The mist within the column suddenly flared, and the Doctor yelped as the feather burnt up in his hand, all the light it was giving off evaporating straight into the column. The doors to the box slammed shut behind Albus, and the box gave a great, bone-shaking groan. The column began to move up and down, which seemed to make the box spin, forcing Albus to cling to a rail to keep upright. The Doctor and River were running around the centrepiece, flipping switches and pulling levers – neither seemed entirely sure what had happened, which did nothing to settle Albus' mind.

Then, just as suddenly as it had begun, the box fell still. The Doctor let out a long breath.

"Wow. Sorry about that, Albus. She enjoyed her dinner a little too much, I'm afraid. Still, shows we're back up and running!"

"Up and running?"

"Yeah, just a quick little hop to break the engines in. She does that, don't you?" the Doctor said, caressing the centrepiece with a fond smile. He seemed to think that was a sufficient explanation.

Albus let go of the rail, and hurried down the steps towards the doors. It was night outside, the moon low in the sky over Hogwarts. He sighed.

"And how long did that quick hop take, Doctor?" he called back. "We appear to have been gone several hours."

"Oh? Oh. Sorry. Yes, that…that can happen. She's a little temperamental."

"Only when you're driving," River said.

Albus shook his head, ignoring the playful argument striking up behind him, and set off down the hill. Merlin only knew what had happened in his absence. Minerva would be frantic, he was sure – she never minded running the school when he stepped away, but she expected at least a little warning.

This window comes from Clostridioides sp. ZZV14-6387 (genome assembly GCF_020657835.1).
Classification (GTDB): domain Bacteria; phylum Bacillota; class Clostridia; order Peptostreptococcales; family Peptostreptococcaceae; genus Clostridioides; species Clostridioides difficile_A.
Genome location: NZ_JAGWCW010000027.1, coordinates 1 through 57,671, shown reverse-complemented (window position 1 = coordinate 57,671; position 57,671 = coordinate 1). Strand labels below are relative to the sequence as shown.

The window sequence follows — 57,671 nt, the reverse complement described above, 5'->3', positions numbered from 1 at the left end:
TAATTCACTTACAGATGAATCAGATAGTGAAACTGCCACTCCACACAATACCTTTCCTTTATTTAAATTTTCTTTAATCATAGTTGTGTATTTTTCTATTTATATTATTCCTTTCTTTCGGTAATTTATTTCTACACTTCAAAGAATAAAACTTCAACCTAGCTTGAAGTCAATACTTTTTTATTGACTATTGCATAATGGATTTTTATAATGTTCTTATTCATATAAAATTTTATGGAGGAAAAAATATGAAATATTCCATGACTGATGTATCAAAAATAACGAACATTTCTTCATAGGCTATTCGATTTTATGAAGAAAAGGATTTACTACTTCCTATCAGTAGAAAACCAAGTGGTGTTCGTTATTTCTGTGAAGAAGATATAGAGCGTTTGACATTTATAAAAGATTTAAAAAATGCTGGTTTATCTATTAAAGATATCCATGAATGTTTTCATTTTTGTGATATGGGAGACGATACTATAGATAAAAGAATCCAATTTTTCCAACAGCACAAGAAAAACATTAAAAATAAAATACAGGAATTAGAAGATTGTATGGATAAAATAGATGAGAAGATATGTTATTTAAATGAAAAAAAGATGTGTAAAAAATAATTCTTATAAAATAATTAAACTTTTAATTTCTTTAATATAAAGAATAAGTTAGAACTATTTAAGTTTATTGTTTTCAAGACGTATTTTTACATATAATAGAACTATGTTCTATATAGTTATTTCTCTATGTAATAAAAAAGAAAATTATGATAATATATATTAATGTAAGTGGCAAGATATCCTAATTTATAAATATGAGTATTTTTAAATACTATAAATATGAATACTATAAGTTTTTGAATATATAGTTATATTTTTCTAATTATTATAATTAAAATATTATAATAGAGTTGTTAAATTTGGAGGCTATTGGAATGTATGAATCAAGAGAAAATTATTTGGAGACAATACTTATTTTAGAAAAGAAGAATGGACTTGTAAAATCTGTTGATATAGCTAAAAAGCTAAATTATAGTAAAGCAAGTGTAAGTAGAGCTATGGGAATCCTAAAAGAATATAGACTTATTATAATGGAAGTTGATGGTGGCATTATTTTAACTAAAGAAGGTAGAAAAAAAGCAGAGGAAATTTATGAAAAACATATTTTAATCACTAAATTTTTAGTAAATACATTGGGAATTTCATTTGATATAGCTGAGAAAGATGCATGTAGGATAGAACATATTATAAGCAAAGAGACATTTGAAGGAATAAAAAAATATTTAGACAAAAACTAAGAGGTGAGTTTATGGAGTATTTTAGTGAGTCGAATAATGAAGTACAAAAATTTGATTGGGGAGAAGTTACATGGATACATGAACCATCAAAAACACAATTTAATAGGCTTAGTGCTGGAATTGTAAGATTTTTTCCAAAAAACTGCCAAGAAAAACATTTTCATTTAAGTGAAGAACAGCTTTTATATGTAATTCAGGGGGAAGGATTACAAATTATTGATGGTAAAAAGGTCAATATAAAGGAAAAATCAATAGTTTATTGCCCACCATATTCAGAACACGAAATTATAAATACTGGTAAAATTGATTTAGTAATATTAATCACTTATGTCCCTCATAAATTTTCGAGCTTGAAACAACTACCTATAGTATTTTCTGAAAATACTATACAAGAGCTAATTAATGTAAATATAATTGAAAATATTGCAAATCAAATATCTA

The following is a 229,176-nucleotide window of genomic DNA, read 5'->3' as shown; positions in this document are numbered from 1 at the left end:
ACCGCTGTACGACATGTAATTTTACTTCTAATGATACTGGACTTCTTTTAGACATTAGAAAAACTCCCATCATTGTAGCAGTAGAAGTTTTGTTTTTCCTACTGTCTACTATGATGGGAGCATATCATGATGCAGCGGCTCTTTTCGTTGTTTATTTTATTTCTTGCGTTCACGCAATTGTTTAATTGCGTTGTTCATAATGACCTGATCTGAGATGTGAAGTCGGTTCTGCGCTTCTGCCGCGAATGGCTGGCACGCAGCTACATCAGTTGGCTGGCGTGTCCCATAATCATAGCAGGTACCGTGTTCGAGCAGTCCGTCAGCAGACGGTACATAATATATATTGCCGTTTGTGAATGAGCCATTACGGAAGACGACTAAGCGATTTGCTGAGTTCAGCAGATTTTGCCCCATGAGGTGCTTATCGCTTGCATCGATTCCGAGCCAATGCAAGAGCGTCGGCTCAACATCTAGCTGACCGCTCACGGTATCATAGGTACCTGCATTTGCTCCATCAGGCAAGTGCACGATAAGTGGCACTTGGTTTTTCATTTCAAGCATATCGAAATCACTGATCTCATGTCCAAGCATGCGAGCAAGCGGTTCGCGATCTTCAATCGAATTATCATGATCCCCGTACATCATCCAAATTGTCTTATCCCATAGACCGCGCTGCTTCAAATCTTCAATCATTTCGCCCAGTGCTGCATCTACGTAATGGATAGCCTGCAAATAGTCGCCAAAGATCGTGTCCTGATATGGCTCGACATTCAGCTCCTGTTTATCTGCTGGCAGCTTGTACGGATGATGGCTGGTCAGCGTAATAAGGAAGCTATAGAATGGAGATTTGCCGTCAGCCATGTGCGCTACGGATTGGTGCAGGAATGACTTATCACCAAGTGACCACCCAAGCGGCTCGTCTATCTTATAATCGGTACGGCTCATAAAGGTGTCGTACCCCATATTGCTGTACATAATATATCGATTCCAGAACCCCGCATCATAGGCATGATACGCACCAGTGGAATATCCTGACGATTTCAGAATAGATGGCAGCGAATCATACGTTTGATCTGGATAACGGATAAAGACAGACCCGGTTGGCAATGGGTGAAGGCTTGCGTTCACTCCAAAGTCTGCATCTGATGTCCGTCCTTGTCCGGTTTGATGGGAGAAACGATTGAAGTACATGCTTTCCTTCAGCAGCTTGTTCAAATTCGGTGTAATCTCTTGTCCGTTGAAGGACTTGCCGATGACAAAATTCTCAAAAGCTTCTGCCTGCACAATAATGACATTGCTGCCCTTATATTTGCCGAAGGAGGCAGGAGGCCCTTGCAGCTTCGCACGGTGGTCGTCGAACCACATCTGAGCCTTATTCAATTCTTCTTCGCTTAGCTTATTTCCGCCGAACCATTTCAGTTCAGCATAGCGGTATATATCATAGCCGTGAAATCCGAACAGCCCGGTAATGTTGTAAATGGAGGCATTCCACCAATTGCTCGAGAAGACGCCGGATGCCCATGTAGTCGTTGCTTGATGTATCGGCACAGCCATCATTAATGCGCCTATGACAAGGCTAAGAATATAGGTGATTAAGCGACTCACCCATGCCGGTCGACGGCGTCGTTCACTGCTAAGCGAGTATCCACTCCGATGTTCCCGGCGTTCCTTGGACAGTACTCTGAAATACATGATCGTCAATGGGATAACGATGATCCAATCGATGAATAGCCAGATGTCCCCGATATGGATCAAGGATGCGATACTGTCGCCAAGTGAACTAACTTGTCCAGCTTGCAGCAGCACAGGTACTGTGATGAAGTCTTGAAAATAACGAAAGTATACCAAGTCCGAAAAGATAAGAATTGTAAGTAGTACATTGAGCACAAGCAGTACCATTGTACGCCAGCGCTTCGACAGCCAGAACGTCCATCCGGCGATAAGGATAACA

Something made him slow his pace as he neared the castle, putting the lake behind him. There was an unfamiliar magic in the air – he might have been tempted to attribute it to the Doctor's box, but he hadn't felt anything like it there…which, it now occurred to him, was unusual in and of itself. Something as powerfully magical as the blue box ought to have been blazing like a beacon fire to his finely honed senses, but he had felt nothing.

"Albus, wait!"

He looked back, and realised that the gangly figure of the Doctor was running after him. His uncertainty starting to take on a sense of dread, Albus drew his wand. Something was clearly wrong. The Doctor caught him up and grabbed him by the shoulder, panting after his run.

"What is it, Doctor?"

"There's…there's been a slight…thing. Bit of an issue. That quick hop, you see…"

Albus closed his eyes, following the Doctor's train of thought all too well. "It was more than a few hours, wasn't it, Doctor? Days? Weeks?"

The Doctor took a step back, smiling a sickly smile. "Welcome to 1997!"

Albus stared at the young man. It wasn't often that he found himself rendered speechless, but the Doctor had managed it. "Seventeen years?!"

"'Fraid so, yes…sorry. But don't worry! We haven't seen anyone yet, so if we get back to the T.A.R.D.I.S now, we can get you back to the right time and place with no-one any the wiser."

Inevitably, it was then that someone attacked them.